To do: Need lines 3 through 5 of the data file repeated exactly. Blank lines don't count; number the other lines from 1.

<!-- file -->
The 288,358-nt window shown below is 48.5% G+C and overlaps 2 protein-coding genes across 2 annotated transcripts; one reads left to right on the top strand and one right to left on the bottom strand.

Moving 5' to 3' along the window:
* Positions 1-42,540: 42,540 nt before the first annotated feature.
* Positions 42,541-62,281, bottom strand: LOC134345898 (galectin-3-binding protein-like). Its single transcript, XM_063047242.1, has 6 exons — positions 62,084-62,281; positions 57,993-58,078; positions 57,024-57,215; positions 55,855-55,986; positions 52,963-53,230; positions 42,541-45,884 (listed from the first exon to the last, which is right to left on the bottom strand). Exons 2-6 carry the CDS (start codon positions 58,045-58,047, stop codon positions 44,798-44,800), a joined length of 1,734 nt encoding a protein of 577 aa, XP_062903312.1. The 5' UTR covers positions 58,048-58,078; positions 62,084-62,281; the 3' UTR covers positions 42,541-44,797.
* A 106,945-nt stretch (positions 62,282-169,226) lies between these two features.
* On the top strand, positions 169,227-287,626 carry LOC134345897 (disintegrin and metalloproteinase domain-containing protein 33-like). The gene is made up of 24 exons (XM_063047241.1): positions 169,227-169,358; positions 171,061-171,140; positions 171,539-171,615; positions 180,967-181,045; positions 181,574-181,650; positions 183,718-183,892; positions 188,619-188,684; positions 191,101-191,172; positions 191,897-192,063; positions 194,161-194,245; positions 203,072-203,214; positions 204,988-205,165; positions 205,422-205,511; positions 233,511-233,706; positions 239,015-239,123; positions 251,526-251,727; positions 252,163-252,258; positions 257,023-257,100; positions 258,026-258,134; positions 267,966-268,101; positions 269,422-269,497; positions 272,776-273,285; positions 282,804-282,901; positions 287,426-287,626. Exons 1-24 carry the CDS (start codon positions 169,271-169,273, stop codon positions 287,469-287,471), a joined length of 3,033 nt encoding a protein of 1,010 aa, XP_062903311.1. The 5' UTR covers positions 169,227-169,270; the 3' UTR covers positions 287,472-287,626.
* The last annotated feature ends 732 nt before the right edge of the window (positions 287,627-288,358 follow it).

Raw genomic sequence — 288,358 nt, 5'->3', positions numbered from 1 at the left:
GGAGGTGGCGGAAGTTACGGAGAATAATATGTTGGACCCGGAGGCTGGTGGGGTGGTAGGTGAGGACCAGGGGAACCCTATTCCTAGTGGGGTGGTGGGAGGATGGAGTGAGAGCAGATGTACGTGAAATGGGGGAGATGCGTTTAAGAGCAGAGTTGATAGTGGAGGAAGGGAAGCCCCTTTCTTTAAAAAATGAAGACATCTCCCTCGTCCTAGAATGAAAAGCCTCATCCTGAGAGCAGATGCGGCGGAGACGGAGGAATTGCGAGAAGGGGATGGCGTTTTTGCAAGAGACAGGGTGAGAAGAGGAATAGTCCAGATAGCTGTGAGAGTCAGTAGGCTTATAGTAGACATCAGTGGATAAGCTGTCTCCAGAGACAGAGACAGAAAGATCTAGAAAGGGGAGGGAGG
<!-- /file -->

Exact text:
* Positions 1-42,540: 42,540 nt before the first annotated feature.
* Positions 42,541-62,281, bottom strand: LOC134345898 (galectin-3-binding protein-like). Its single transcript, XM_063047242.1, has 6 exons — positions 62,084-62,281; positions 57,993-58,078; positions 57,024-57,215; positions 55,855-55,986; positions 52,963-53,230; positions 42,541-45,884 (listed from the first exon to the last, which is right to left on the bottom strand). Exons 2-6 carry the CDS (start codon positions 58,045-58,047, stop codon positions 44,798-44,800), a joined length of 1,734 nt encoding a protein of 577 aa, XP_062903312.1. The 5' UTR covers positions 58,048-58,078; positions 62,084-62,281; the 3' UTR covers positions 42,541-44,797.
* A 106,945-nt stretch (positions 62,282-169,226) lies between these two features.